In the process of developing this repair and repair articles I have encountered a fair amount of grief from fellow professional technicians. Originally I posted an abbreviated version on a network that I belong to in hopes of providing a valuable procedure for both my fellow mechanics and their customers. I realize that it is a slightly less than perfect procedure in that one screw was intentionally left out during reassembly. My assumption was that a professional mechanic would understand that the benefits of not having to remove the steering column, dash assembly, hvac case assembly and all of the related parts far outweigh any repercussions of leaving that one screw out. Also that it is a professional alternative to the more invasive manufacturer’s instructions as long as all parties are informed and agree on the procedure.
I also realize that the use of a sponge as a spring/wedge could be interpreted as a bit “hacky”. In my original posting to the professional network I included both topics but probably under explained the research and events that lead me to the use of both tactics. I assumed that the readers would question the screw being left out and I was fully prepared to answer those questions as I have here. The comments about the use of the sponge however were completely unexpected. There were a couple that expressed curiosity. One that stated that it was “a little hacky bro” . Then there was a full out attack on my professionalism as a mechanic and shop owner, my integrity as a human being and aspersions that I might somehow be mentally or physically challenged to the point that I was unable to complete the repair as outlined by the manufacturer.
I found it strange that I went out of my way to investigate an alternative method of replacing a faulty actuator that would normally take about seven hours to replace (possibly five+- depending on how many you have done) and was attacked as a hack for doing so. All without even questioning how much effort and time I put into making sure there would be no repercussions for doing so. We are talking about one of four screws that were used to attach a plastic duct weighing one pound that is ultimately being supported by the vehicle floor board. The stranger thing to me was that no one questioned if there was any way to build a special tool for removing and re installing the screw in question. By the way there is an opportunity to build such a tool if anyone is interested.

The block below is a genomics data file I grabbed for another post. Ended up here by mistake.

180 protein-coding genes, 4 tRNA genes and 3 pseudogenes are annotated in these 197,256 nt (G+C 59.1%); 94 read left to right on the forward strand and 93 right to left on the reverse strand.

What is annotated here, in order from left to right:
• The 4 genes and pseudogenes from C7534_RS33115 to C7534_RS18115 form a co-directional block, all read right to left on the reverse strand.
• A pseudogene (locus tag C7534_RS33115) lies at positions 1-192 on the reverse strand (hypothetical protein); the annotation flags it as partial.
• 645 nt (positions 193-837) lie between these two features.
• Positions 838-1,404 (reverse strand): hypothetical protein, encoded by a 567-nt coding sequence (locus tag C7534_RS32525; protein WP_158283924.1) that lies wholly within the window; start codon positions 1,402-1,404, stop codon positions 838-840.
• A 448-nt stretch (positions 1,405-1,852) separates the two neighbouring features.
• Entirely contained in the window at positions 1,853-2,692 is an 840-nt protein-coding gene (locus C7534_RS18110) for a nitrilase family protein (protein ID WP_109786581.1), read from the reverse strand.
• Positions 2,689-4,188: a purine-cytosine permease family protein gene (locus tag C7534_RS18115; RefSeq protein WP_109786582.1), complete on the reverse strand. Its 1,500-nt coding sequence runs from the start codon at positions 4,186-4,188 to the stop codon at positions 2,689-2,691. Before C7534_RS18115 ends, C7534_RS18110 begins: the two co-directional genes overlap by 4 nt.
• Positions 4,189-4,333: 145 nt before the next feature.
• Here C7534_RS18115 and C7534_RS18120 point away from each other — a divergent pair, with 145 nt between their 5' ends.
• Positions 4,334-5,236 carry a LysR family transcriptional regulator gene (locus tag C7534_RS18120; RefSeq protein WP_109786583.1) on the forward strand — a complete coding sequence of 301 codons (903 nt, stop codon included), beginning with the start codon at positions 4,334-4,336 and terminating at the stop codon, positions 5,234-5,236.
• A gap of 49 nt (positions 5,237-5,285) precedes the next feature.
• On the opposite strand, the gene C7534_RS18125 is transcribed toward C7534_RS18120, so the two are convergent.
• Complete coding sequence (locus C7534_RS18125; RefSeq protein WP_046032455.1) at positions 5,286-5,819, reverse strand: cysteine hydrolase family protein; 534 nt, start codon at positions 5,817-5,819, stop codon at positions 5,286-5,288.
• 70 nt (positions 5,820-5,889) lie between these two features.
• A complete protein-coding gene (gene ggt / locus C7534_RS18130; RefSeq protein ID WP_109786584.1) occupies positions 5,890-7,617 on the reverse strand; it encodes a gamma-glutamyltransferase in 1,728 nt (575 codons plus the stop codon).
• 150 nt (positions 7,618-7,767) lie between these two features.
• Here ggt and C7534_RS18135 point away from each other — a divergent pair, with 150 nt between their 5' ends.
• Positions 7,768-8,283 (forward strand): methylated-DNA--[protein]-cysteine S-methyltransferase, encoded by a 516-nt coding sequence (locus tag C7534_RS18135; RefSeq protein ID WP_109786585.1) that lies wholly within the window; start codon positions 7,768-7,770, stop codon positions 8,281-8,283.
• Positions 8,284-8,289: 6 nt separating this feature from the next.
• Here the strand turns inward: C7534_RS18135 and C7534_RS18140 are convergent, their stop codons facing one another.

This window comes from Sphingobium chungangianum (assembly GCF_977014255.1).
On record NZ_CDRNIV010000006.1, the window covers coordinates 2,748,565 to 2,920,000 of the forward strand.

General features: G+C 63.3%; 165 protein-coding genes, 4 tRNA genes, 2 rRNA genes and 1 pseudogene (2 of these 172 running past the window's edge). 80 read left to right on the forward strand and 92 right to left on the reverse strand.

Just to clarify a few points:
Although the floor duct could be repaired after it was removed and then re installed I recommend installing a new floor duct as it is quite inexpensive.
Some readers may question the use of a common household sponge …
… for added support of the floor duct. Remember that I had used the sponge previously to check for possible looseness and air leaks and that I only re installed it after the customer had requested it. Even if he had not requested it I do not find it a bad idea to go ahead and use one anyways as it will cause no harm. Also it is very common for foam to be used in manufacturing design to overcome noise and vibration issues.
In the weeks since this repair I have had a chance to collect some additional information to support my method of leaving the one attaching screw out and using the sponge as added support.In the next few pictures are the floor duct, actuator and lower hvac case out of a 1997 Ford F150. Many of you are familiar with this set up you already know that Ford only used two screws to hold that duct in place. I know of no issues involving noises or air leaks in the roughly twenty years since that design.
I was working on this 2006 Nissan Sentra recently and came across this interesting setup. It would seem that the designer has an issue with noise and used of all things a piece of foam for support and or a noise dampener.
Yes, my foam was a common household sponge and not a more closed cell design as Nissan used in this vehicle. However it was more than effective for it’s intended purpose. Just to satisfy the naysayers I might just invest in keeping some more rigid closed cell industrial foam around.